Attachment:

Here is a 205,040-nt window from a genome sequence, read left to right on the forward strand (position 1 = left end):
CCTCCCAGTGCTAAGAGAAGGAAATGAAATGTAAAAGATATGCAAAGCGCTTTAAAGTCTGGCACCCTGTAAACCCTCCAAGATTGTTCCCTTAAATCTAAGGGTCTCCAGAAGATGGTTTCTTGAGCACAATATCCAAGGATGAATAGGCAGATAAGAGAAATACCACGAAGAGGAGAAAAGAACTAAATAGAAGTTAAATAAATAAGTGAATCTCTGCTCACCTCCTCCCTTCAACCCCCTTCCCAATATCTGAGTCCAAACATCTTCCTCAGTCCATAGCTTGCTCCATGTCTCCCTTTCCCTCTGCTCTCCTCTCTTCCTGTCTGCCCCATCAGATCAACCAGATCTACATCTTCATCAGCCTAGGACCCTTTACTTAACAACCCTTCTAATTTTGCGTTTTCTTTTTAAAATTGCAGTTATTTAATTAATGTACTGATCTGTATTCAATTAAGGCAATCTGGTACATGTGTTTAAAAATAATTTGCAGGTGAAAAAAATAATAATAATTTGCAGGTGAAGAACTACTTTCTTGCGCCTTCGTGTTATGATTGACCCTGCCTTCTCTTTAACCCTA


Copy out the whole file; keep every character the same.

Here is a 205,040-nt window from a genome sequence, read left to right on the forward strand (position 1 = left end):
CCTCCCAGTGCTAAGAGAAGGAAATGAAATGTAAAAGATATGCAAAGCGCTTTAAAGTCTGGCACCCTGTAAACCCTCCAAGATTGTTCCCTTAAATCTAAGGGTCTCCAGAAGATGGTTTCTTGAGCACAATATCCAAGGATGAATAGGCAGATAAGAGAAATACCACGAAGAGGAGAAAAGAACTAAATAGAAGTTAAATAAATAAGTGAATCTCTGCTCACCTCCTCCCTTCAACCCCCTTCCCAATATCTGAGTCCAAACATCTTCCTCAGTCCATAGCTTGCTCCATGTCTCCCTTTCCCTCTGCTCTCCTCTCTTCCTGTCTGCCCCATCAGATCAACCAGATCTACATCTTCATCAGCCTAGGACCCTTTACTTAACAACCCTTCTAATTTTGCGTTTTCTTTTTAAAATTGCAGTTATTTAATTAATGTACTGATCTGTATTCAATTAAGGCAATCTGGTACATGTGTTTAAAAATAATTTGCAGGTGAAAAAAATAATAATAATTTGCAGGTGAAGAACTACTTTCTTGCGCCTTCGTGTTATGATTGACCCTGCCTTCTCTTTAACCCTA